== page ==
Lo doesn’t believe that putting Lee’s image on a T-shirt reduces the statesman to kitsch. “You know how Che Guevara is well-known in his country?” she adds. “It’s only when his image appeared on the T-shirt that everybody knew who the hell he was. The same with LKY. Ten years from now, when his face is everywhere, people will still be studying him.

“That’s how his voice grows. Through pop culture. That’s one way to immortality.”



March 5, 1960. Alberto Korda, Fidel Castro’s official photographer, is called to cover a funeral march in honour of those killed in the explosion of the freighter, La Coubre, at Havana Harbour. On 23rd Street, in the middle of Castro’s eulogy, the Minister of Industry, Ernesto “Che” Guevara comes into view. With his Leica M2, Korda snaps two frames of Guevara and, looking at the negatives later, realises that one of the photographs “had the attributes of a portrait”.

In it’s original form, the composition is lacking—Guevara is flanked by a palm tree and the profile of another man. Although it is rejected by his Editor at Revolución, Korda crops out the intruding objects so that all attention is drawn to Guevara’s stoicism, in a way that photographer and filmmaker, Allison Jackson, describes as making his gaze “look past the camera, out of his vision”. Korda never expects the Guerrillero Heroico photo to be the face that would launch a million T-shirts.

It’s widely agreed that Irish artist Jim Fitzpatrick popularised the image that we now recognise today. Fitzpatrick’s variant has Guevara’s eyes raised a little higher and places the artist’s initial—a reverse “F”—on Guevara’s shoulder. Subsequently, the stylised image printed in red and black with the star on Guevara’s cap hand-painted in yellow has been appropriated by artists and designers all over.

The image wasn’t copyrighted because Cuba wasn’t part of the Berne Convention. In fact, under Cuban Law any image taken in the country falls into public domain within 25 years after its first use. The deep-seated irony of the commercialisation of the Marxist icon isn’t lost on those who knew Guevara, but Korda wasn’t against the image’s propagation.

He once said, “As a supporter of the ideals for which Che Guevara died, I am not averse to its reproduction by those who wish to propagate his memory and the cause of social justice throughout the world, but I am categorically against the exploitation of Che’s image for the promotion of products such as alcohol, or for any purpose that denigrates the reputation of Che.”

In 2003, Korda’s descendants sued Reporters Without Borders for using Guevara’s image in a campaign decrying Cuba as “the world’s largest jail” after the imprisonment of 29 dissident journalists, citing the betrayal of moral rights, where it protects the integrity of the work from “defamation, distortion, slander or offensive mutilation, even if the originator no longer owns the copyright”.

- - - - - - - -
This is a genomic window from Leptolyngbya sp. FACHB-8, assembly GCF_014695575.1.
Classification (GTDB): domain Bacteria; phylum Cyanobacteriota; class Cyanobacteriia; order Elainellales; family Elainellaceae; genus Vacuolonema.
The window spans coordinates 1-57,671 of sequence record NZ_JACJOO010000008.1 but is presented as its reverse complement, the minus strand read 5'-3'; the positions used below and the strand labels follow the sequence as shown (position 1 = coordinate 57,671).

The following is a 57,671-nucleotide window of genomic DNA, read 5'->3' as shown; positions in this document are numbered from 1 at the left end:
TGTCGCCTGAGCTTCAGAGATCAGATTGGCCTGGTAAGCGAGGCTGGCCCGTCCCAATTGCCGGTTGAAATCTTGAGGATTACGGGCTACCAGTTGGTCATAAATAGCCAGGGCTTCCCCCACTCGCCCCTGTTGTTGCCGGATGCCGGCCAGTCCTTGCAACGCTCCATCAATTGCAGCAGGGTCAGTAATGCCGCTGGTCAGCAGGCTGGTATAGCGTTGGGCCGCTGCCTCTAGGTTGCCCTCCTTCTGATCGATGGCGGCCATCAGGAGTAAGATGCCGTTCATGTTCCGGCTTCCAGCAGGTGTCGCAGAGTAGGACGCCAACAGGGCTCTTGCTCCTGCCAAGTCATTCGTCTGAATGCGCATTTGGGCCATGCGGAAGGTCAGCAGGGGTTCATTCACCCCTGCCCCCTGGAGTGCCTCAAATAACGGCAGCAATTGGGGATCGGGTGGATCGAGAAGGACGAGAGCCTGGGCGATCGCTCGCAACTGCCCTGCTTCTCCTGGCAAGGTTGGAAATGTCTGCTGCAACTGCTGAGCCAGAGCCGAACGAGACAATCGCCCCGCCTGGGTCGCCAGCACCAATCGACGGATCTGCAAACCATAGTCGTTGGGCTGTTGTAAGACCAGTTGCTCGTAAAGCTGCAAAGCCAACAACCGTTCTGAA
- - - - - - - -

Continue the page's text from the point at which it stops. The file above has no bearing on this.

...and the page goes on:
In Copyrighting Che: Art and Authorship under Cuban Late Socialism, Ariana Hernández-Reguant is sceptical about whether Korda’s heirs will be able to establish ownership over the image. “Korda took the picture while working for a state-run newspaper. His actual property rights would be questionable under both Cuban and international law,” she writes.

Discussion: In the US, personality rights allow “every individual the exclusive property right in the use of his or her name, voice, signature, photograph or likeness. Such a right may be transferred or licensed and does not expire upon death. Unauthorised use of personality rights is an infringement and actionable”. Does the issue of personality rights exist in Singapore? If you’re deceased, do you control your image?


From Christopher Pereira's Facebook

Christopher “Treewizard” Pereira is seen as a visual oddity: ever attired in a white polo T-shirt with a stitched-on PAP logo, there’s a softness to him that disappears when you notice a miniaturised figure of a smiling Lee Kuan Yew strapped to his back (you’re forgiven for being reminded of Yoda perched on Luke Skywalker’s back). It is Pereira’s standard, an effigy among hundreds that he spent months making, from the mould designs to the airbrushing.

In an interview with Hannah Teoh, Pereira claims he’s the only one in the world who makes these figures and, while some take issue with the cherubic caricature of the de facto stoic statesman, Pereira says he’s shown them to Prime Minister Lee Hsien Loong, as well as Lee himself. As to whether father and son approved of the homage, Pereira replies, “If he wanted to stop me, he would have done so a long time ago.”

Pereira was already making Lee Kuan Yew figures in 2009, but it is only after Lee’s death that interest in his work has picked up. You can’t help but come to the conclusion that he benefits from Lee’s demise, but Pereira adamantly states that he’s not an opportunist. He stems from sincere loss. “I’m doing this for Love [sic],” Pereira writes on his Facebook wall. “If you think I am in [it] for the MONEY, you can have it all.”